The measured and calculated focusing efficiencies are plotted in Fig. 4f. The focusing efficiency, defined as the power passing through a ~30- μm diameter pinhole around the focus divided by the total power hitting the input aperture, was measured using the setup shown in Supplementary Fig. 5. For both polarizations, the average measured efficiency is about 25%. As seen from the measured efficiency curves, the optimization of the blazed grating efficiency vs. wavelength and the choice of the design parameters to minimize variations in the phase-dispersion for the doublet metasurface lens, have resulted in a smooth measured efficiency. An estimate for the expected efficiency (shown as simulated efficiency in Fig. 4f) is calculated by multiplying the deflection efficiency of the grating, the efficiency of seven reflections off the gold mirrors, the input and output aperture transmission efficiencies, and the average reflectivities of the uniform nano-post arrays (as an estimate for the two focusing metasurface efficiencies). It is worth noting that considering only the reflection losses at the interfaces (nine reflective ones, and two transmissive ones) reduces the efficiency to about 48%, showing a close to 50% efficiency for the three metasurfaces combined. We attribute the remaining difference between the measured and estimated values to fabrication imperfections (e.g., higher loss for the actual gold mirrors, and imperfect fabrication of the metasurfaces), the lower efficiency of the metasurfaces compared to the average reflectivity of uniform arrays, and to the minor difference from the designed value of the metasurface phase profiles at wavelengths other than the center frequency.

Spectrum measurement

To demonstrate that the metasurface spectrometer actually has the ability to measure dense optical spectra, we use it to measure the transmission spectra of two different samples. First, we measured the spectrum of a wideband source (a super-continuum laser source, filtered with an 840-nm short-pass filter), both with the metasurface spectrometer (MS) and a commercial optical spectrum analyzer (OSA). By dividing the spectra measured by the two devices, we extract the required calibration curve that accounts for the variation of the metasurface spectrometer as well as the non-uniformities in the responsivity of the optical setup used to image the focal plane (i.e., the objective lens and the camera, as well as the optical fiber used to couple the signal to the OSA). The measured spectra and the extracted calibration curve are plotted in Fig. 5a. Next, we used this calibration curve to measure the transmission spectrum of a band-pass filter with a nominal 10-nm full width at half maximum bandwidth and centered at 800 nm. The measured spectrum along with the transmission spectrum obtained from the filter datasheet are plotted in Fig. 5b, showing a good agreement. Finally, we used the metasurface spectrometer to measure the optical depth of a Nd:YVO4 crystal sample. The spectrum measured with the metasurface spectrometer (after calibration) is compared with the transmission spectrum of the same sample measured with the OSA in Fig. 5c. Dividing the spectrum without and with the sample, we have extracted the optical depth of the sample, which is plotted in Fig. 5d. A good agreement is observed between the two measurement results. It is worth noting that the Nd:YVO4 crystal sample was cut though the z-plane, resulting in an equal absorption spectrum for the two polarizations. Therefore, we can assume that all spectral measurements were done with the same state of input polarization. This justifies the use of only one calibration curve for all the measurements.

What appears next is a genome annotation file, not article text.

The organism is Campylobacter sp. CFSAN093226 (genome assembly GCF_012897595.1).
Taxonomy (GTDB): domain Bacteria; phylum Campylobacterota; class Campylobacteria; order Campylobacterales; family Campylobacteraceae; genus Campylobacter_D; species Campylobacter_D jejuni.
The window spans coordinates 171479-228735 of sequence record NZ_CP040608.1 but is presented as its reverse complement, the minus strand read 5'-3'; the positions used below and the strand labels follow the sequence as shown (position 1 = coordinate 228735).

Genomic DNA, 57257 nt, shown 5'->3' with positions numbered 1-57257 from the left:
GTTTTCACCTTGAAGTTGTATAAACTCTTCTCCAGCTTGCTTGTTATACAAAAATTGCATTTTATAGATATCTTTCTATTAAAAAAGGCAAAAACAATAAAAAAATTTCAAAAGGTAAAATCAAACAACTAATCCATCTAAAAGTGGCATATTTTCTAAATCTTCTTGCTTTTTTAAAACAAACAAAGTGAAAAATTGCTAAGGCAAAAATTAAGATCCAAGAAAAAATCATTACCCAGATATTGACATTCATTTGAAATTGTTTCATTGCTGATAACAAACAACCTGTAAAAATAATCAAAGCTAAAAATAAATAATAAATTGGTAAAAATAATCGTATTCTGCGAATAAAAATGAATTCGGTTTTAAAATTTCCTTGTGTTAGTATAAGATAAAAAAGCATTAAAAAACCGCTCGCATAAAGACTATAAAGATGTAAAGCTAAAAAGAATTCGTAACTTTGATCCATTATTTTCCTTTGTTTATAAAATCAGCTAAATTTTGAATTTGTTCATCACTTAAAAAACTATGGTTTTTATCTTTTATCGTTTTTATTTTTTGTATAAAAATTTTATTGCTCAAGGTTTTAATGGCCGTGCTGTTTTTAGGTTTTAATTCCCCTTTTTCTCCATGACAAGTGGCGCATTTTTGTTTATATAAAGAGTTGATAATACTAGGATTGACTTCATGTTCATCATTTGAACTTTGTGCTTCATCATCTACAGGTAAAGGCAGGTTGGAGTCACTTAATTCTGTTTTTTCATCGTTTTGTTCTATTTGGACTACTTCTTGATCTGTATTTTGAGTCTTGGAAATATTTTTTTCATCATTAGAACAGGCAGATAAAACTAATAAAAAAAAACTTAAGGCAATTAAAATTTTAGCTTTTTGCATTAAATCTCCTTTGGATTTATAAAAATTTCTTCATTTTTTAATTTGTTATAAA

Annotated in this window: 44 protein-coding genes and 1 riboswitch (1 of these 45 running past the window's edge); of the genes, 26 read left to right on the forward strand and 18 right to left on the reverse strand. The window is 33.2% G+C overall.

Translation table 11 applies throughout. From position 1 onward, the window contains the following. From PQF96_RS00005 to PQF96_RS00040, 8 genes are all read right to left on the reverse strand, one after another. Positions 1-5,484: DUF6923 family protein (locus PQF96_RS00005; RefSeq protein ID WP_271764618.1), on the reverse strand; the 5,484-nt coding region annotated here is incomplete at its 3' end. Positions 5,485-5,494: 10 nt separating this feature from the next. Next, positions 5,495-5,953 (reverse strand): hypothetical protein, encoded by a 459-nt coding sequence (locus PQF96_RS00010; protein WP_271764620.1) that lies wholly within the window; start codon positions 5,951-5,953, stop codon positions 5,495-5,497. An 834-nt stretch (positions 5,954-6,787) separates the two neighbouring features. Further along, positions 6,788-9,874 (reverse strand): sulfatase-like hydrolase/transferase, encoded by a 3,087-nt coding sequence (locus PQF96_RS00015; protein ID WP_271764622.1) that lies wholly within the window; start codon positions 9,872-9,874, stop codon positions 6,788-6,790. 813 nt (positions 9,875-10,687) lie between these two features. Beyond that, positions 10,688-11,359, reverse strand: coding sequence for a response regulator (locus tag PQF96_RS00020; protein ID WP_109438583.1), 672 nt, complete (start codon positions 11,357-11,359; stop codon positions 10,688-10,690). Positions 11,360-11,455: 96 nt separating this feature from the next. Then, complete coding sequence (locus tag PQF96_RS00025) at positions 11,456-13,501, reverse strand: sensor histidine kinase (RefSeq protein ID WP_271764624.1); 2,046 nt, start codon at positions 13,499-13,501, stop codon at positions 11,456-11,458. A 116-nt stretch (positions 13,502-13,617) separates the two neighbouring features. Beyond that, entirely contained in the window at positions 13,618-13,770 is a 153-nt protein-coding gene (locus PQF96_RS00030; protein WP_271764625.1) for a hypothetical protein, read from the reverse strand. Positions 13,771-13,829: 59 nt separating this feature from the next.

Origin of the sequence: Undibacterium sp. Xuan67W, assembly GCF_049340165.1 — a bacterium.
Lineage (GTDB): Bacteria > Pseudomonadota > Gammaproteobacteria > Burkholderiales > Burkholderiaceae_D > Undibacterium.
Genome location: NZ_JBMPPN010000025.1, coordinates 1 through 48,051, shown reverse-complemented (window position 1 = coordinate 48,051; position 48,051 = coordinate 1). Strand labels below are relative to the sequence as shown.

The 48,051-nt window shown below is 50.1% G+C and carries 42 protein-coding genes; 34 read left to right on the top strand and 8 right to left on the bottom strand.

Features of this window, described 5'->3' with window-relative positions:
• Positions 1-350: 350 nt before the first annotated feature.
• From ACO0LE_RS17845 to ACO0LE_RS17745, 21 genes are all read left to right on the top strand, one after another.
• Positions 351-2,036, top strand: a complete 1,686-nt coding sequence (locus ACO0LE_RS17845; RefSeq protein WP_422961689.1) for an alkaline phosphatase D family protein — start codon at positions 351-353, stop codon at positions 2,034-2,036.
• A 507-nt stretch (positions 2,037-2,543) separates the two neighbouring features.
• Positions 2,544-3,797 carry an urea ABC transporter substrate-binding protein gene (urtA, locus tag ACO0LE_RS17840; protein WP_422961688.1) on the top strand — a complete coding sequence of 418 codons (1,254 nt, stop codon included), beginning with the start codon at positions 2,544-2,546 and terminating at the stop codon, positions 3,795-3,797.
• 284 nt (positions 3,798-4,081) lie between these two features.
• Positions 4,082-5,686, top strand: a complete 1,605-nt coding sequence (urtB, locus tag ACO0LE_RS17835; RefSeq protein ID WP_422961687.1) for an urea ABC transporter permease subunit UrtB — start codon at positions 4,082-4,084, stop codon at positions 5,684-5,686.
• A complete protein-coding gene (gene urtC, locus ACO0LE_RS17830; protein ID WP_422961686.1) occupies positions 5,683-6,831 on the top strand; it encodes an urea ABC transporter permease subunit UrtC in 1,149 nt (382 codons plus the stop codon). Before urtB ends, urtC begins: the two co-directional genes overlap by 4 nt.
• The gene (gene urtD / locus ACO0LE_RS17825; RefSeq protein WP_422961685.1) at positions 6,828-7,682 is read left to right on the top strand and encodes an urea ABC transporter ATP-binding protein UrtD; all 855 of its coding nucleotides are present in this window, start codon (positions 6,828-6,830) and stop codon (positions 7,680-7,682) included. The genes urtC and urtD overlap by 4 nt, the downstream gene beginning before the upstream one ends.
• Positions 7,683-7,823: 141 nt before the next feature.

Fig. 5
Fig. 5